SALT LAKE CITY (ABC4) — Experts in animal behavior are asking people adopting dogs or cats to pay attention to your pet’s body language, believing it will help more animals from shelters find their forever homes.

“Cats communicate a lot with their tails as well,” Best Friends Animal Society Community Engagement Manager Patrick Theobald said while holding a cat in his hands. “You can see that Edmond is kind of waving his tail around a little bit, which indicates that he is a little bit agitated. He’s a little bit on edge.”

Theobald says if a cat’s tail is thrashing back and forth, it means it’s overstimulated.

“The fact that he’s kind of swishing his tail means that he could decide that he’s done being petted at any moment,” Theobald said.

However, for a social cat, the tail can also indicate the opposite feeling.

“A lot of the time when a cat is feeling very friendly and outgoing, they’ll do what we call a hello flag, which is when their tail is sticking straight up above their back with a little crook at the end of it,” Theobald said

Purring for cats doesn’t always mean happiness, he says they can do this when injured.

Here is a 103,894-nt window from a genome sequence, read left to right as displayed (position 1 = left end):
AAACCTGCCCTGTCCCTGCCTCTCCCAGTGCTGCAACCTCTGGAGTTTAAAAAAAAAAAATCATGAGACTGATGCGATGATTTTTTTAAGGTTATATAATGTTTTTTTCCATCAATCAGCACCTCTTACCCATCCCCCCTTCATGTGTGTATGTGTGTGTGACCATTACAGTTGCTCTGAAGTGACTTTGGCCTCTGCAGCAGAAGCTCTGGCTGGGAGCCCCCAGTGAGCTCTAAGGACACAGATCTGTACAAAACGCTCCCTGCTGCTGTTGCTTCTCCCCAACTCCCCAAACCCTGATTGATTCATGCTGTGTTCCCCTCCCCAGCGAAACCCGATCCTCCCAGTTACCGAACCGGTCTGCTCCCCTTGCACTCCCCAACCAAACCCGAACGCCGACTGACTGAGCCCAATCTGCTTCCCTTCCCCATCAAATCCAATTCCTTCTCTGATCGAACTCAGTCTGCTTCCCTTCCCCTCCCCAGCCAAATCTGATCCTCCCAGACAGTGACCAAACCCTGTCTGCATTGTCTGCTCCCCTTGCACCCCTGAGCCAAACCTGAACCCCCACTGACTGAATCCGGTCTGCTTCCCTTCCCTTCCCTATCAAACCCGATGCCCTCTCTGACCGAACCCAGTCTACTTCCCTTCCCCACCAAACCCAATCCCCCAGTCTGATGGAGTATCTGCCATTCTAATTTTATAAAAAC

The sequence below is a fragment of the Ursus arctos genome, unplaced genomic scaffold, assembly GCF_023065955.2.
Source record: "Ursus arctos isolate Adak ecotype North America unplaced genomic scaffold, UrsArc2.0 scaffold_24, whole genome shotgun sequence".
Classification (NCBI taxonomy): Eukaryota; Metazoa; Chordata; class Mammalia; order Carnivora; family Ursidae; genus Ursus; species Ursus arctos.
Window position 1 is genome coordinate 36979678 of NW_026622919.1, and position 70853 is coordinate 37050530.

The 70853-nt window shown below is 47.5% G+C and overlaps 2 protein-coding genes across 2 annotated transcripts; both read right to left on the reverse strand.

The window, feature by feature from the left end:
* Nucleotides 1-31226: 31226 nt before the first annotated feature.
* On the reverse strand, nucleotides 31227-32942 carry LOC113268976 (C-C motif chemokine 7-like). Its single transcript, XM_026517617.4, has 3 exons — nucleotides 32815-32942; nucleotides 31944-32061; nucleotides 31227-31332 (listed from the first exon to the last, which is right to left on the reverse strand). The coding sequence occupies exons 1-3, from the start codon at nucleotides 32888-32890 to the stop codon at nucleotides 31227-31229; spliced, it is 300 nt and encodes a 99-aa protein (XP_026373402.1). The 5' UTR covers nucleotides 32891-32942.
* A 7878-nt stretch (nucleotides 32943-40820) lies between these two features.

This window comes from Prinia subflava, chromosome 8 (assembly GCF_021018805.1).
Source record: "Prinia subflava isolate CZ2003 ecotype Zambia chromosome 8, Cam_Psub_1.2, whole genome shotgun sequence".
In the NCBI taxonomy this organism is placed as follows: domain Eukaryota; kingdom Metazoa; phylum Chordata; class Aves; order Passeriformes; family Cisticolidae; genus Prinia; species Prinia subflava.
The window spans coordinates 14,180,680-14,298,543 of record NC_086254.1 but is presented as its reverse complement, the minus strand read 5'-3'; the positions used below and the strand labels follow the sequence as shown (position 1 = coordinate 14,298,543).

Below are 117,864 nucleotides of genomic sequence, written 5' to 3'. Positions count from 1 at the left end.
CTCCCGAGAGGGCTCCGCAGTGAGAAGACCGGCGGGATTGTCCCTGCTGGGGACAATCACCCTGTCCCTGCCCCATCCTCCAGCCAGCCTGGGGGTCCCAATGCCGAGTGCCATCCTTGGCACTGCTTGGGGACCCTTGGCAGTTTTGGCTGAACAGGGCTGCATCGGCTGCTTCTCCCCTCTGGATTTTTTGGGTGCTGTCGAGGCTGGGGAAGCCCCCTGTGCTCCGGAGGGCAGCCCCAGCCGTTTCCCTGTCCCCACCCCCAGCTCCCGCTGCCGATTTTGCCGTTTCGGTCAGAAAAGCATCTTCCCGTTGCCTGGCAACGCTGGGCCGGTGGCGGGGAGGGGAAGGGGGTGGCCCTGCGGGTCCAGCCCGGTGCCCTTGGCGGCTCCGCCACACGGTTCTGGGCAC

“It’s possible that purring could be more of a self-soothing behavior rather than just showing that they’re happy to other people,” Theobald said

For dogs, like cats, it’s all in the tail. Theobald worked with a dog named Kodiak to share all those cues. After all, Friday, Oct. 6 is National Body Language Day.

“A dog who’s happy and relaxed will generally have really loose body language, sort of a wide wagging tail sometimes,” said Theobald. “If the dog’s tail is straight up and wagging that can mean they’re kind of excited or agitated. And if their tail is tucked between their legs and wagging, that means they’re probably a little bit scared and defensive.”

For a dog who’s feeling sad, quality time is the best way to make them happy.

“Dogs have a lot of emotions and they’re usually pretty good at expressing them, but the number one way that you can perk up your dog is just spending time with them,” he said. “Dogs are pack animals. They love their families. And the thing that they want most in the world is time with the people they love the most.”

According to data from Best Friends Animal Society, more than 1,000 animals are killed in shelters every day, and experts say understanding your pet’s body language can lead to more successful adoptions, which will help overcrowded shelters nationwide.